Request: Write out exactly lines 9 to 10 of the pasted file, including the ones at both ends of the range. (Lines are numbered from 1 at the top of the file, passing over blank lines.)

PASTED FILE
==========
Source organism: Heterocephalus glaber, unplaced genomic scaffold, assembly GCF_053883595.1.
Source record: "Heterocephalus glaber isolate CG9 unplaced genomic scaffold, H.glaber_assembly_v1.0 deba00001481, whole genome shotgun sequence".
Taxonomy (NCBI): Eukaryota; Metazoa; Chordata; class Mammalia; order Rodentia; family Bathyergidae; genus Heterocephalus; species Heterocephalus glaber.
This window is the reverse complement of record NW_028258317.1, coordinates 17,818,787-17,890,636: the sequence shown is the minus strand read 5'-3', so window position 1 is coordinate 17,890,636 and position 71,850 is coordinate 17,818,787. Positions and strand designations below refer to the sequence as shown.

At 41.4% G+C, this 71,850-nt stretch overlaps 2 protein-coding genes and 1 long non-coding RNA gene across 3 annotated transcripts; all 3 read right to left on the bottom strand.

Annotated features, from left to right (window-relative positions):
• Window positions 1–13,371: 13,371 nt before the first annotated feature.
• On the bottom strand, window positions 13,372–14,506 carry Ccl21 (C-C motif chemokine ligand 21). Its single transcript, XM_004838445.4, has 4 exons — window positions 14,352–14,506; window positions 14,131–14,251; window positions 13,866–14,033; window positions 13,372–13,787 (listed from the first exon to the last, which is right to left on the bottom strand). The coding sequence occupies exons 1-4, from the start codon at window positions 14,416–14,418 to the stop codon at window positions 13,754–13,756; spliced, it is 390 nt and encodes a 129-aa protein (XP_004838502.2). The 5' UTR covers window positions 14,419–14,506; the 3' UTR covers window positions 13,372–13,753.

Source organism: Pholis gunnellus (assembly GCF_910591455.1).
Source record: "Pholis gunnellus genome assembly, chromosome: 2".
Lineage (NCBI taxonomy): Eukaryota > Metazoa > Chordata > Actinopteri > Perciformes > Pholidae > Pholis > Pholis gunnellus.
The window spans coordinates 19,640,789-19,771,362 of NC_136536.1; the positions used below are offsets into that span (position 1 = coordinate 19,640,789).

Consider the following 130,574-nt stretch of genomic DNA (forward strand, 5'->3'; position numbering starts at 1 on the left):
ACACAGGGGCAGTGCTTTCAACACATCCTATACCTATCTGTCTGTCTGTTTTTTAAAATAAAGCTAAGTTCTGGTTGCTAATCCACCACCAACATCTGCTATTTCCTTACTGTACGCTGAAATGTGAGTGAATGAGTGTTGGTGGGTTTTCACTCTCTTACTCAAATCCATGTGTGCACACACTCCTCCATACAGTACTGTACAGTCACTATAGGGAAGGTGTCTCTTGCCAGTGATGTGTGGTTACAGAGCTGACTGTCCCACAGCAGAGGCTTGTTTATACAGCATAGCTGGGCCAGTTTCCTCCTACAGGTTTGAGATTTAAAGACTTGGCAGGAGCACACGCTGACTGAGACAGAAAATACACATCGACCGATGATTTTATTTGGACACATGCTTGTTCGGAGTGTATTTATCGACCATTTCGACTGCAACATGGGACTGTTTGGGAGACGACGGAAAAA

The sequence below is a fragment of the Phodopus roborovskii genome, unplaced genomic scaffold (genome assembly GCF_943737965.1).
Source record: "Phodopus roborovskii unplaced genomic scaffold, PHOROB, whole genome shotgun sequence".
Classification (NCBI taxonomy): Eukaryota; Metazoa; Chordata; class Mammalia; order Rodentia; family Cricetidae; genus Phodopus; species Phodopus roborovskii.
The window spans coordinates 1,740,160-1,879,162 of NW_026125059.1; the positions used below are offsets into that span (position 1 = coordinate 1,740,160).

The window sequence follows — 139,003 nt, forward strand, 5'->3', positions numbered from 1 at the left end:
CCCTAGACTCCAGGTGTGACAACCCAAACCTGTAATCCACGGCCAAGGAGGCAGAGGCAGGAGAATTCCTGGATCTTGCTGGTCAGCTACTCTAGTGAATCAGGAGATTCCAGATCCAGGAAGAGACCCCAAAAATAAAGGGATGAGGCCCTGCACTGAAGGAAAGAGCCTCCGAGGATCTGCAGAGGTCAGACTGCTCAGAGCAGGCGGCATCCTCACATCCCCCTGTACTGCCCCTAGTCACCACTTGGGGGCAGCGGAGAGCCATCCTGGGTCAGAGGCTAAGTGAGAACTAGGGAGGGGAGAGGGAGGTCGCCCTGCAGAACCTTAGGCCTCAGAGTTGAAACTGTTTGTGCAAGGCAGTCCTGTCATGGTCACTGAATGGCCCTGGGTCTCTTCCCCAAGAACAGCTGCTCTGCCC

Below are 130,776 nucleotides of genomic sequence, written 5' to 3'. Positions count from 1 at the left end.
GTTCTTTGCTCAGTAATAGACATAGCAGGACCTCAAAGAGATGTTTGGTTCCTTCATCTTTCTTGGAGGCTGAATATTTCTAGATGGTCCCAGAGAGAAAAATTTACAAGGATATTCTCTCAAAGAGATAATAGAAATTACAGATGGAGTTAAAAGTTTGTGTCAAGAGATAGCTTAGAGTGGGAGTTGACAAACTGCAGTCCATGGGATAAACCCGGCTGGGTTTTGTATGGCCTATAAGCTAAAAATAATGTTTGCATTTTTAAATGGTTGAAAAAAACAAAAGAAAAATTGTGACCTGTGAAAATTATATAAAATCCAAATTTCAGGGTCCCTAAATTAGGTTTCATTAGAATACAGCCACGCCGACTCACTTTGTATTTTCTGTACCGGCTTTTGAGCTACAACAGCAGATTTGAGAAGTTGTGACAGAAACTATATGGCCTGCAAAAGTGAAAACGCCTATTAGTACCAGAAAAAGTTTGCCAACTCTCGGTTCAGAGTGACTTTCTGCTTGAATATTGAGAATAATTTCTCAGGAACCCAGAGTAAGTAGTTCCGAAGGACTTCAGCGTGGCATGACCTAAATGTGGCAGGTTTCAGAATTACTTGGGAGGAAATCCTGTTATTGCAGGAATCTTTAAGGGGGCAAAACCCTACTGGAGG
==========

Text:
Source organism: Pholis gunnellus (assembly GCF_910591455.1).
Source record: "Pholis gunnellus genome assembly, chromosome: 2".